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Gay rights around the world


Australians have voted in favour of legalising same-sex marriage — but elsewhere in the world gay people can struggle to simply stay out of jail. Being openly gay is effectively illegal in more than 70 gay rights around the world — and can result in severe punishment, sometimes even death. See how Australia’s position on same-sex marriage compares around the world. Voters’ ‘yes’ response to the SSM postal survey is Australia’s latest step towards allowing same-sex couples to marry, and may prove close to the culmination of a long campaign.

Campaigners have suggested Australia is lagging behind rest of the world. It is fair to say that most countries with similar cultural backgrounds to Australia have now legalised same-sex marriage, but based on total country numbers, Australia remains part of the majority in restricting marriage to couples made up of a man and a woman. Out of 209 countries the ABC examined, only 24 allow same-sex couples to marry. There is no same-sex marriage in Asia or the Middle East, and South Africa is the only country in Africa to have legalised it. In Europe, the legal status of same-sex marriage is mixed. The Netherlands was the first country in the world to legalise same-sex marriage in 2001, with other Western countries including the United Kingdom, France, Spain and Germany following it. Yet more than half of European Union members have not.

Photo: Mima Simic and her girlfriend Marta Sisak vote in Croatia’s referendum on defining marriage as a “union of man and woman”. Hungary brought in a new constitution in 2011 that specifically restricts marriage to heterosexual couples. In December 2015, Slovenian voters rejected the legalisation of same-sex marriage in a referendum. Australia made a similar amendment to its Marriage Act in 2004, adding a definition of marriage as “the union of a man and a woman to the exclusion of all others”. How have countries legalised same-sex marriage? In Australia, Parliament can legalise same-sex marriage by amending the Marriage Act but the Government’s policy has been that its MPs will only be able to vote for same-sex marriage if a majority of Australians support the change via a plebiscite. The Government’s compulsory plebiscite proposal was defeated in the Senate. Instead, the non-compulsory Australian Marriage Law Postal Survey was run by the Australian Bureau of Statistics between September 12 and November 7. After the survey returned a yes outcome, a private member’s bill will now be debated in Parliament to legalise marriage between people of the same sex.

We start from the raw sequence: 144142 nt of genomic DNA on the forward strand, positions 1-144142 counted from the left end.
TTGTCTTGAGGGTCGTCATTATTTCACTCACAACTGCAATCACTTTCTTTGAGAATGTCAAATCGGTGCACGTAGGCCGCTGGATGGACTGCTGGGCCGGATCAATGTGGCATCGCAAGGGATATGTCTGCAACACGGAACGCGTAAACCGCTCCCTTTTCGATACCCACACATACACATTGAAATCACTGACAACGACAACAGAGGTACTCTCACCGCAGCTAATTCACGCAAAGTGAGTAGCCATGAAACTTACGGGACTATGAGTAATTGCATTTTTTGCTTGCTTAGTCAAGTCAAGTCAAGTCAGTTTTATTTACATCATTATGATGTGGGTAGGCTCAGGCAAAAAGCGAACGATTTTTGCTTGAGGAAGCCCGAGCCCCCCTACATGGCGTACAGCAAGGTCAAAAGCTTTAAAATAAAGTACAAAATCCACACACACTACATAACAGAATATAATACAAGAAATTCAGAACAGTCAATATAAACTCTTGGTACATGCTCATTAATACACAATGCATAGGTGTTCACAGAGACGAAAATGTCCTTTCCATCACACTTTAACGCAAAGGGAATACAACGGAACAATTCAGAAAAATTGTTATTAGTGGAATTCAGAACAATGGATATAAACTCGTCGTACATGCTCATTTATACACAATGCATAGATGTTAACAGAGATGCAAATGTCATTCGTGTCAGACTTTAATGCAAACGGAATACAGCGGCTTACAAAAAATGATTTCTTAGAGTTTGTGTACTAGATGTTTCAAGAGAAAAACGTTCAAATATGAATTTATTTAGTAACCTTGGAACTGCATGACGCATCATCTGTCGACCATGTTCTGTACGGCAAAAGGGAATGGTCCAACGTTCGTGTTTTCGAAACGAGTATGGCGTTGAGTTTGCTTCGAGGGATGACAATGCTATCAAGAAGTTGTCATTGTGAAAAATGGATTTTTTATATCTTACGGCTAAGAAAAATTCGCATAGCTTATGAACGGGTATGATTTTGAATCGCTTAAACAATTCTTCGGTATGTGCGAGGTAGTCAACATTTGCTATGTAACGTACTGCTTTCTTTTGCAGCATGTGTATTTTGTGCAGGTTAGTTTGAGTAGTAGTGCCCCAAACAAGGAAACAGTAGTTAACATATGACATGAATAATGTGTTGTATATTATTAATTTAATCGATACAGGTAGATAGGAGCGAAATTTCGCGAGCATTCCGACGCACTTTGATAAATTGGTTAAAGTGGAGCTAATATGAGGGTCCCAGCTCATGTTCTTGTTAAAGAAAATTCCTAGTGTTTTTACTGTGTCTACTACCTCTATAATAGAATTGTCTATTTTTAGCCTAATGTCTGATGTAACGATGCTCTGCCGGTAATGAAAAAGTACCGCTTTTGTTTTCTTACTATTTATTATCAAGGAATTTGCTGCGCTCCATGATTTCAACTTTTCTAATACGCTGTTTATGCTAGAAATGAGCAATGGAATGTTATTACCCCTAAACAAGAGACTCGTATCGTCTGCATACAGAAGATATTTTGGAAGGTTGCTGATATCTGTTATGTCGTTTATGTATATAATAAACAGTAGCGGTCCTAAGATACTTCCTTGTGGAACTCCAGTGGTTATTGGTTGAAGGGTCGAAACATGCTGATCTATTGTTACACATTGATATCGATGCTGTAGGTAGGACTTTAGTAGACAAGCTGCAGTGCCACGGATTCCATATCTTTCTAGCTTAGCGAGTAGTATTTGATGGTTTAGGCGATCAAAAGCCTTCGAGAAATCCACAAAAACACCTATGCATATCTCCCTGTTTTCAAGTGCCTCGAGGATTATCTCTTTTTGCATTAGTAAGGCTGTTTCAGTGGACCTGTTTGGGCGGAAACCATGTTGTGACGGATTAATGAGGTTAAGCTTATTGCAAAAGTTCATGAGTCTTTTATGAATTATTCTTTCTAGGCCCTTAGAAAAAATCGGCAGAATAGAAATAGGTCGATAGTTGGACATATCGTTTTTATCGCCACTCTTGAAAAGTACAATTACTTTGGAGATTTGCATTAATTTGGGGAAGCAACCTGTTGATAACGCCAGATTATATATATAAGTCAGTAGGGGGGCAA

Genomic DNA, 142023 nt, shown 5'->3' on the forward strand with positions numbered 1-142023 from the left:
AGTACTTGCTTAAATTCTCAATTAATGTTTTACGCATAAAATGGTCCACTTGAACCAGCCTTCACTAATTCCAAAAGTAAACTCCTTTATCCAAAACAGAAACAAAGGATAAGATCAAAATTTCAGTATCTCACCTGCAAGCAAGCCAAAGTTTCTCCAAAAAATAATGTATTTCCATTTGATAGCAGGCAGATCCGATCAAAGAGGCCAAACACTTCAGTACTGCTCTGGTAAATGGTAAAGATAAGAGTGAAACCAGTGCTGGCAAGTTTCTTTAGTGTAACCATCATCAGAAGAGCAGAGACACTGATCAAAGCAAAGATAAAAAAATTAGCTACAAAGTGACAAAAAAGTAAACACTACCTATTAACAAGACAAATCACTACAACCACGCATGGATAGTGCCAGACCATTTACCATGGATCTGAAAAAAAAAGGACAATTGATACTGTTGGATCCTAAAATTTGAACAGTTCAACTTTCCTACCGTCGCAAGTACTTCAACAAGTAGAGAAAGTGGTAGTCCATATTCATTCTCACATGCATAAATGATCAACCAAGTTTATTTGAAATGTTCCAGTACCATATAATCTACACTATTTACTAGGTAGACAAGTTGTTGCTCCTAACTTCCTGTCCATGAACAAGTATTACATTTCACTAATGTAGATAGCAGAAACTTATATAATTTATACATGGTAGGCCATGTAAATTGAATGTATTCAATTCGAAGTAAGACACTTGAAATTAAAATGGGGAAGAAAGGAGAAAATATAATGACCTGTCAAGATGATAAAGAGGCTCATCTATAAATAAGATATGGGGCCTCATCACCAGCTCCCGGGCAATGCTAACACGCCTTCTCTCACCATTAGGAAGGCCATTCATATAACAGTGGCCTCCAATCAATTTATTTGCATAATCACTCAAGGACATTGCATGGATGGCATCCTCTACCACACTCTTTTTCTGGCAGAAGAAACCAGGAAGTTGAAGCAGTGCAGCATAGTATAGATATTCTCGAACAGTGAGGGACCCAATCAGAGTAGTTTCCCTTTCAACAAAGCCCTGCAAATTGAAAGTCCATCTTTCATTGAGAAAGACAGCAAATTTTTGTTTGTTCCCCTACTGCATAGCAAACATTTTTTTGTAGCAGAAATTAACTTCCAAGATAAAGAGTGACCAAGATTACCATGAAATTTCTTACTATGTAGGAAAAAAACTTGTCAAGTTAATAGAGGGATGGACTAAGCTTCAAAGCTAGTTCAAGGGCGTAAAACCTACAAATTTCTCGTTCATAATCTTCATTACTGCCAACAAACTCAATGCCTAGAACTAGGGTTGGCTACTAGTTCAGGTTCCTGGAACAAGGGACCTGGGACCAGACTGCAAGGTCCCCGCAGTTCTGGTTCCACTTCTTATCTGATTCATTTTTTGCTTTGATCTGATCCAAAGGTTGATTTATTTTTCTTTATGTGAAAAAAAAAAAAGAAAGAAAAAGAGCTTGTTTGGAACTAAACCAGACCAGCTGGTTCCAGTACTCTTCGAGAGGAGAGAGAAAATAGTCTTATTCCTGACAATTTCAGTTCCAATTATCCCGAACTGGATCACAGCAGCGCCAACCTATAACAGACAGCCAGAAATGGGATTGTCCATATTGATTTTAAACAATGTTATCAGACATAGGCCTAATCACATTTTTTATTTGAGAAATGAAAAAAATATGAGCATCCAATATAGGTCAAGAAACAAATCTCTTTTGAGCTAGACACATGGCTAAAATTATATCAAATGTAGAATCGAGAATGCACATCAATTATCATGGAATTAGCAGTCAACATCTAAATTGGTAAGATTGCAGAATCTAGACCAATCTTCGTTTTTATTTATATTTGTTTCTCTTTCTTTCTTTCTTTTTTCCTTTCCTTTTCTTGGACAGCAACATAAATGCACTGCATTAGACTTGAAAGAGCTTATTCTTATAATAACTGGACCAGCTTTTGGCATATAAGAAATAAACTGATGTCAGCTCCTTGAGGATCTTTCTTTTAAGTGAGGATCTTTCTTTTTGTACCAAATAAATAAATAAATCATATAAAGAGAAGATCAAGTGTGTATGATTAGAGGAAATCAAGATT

Beginning in 1998, the Belgian parliament offered limited rights to same-sex couples through registered partnerships. Anita Bryant organized the first major opposition movement to gay rights in America, based on fundamentalist Christian values. In addition to allowing same-sex couples to marry and adopt, the legislation sets the legal age of marriage at 18 and eliminates the existing requirement that couples who want to marry must first submit to a medical exam. HER FINAL PERFORMANCE WAS AT CARNEGIE HALL. Some sharia scholars say that the laws against illicit sex should basically be regarded as laws against public indecency, since they require four witnesses.

Parade during San Diego 2016 LGBT Pride in July 2016. Five years later, in January 2003, the Belgian parliament legalized same-sex marriage, giving gay and lesbian couples the same tax and inheritance rights as heterosexual couples. According to the IGLA, the death penalty applies in Sudan, Iran, Saudi Arabia and Yemen and in parts of Nigeria and Somalia. Claudia Breger, “Feminine Masculinities: Scientific and Literary Representations of ‘Female Inversion’ at the Turn of the Twentieth Century,” Journal of the History of Sexuality 14. Iceland had allowed same-sex couples to register as domestic partners since 1996.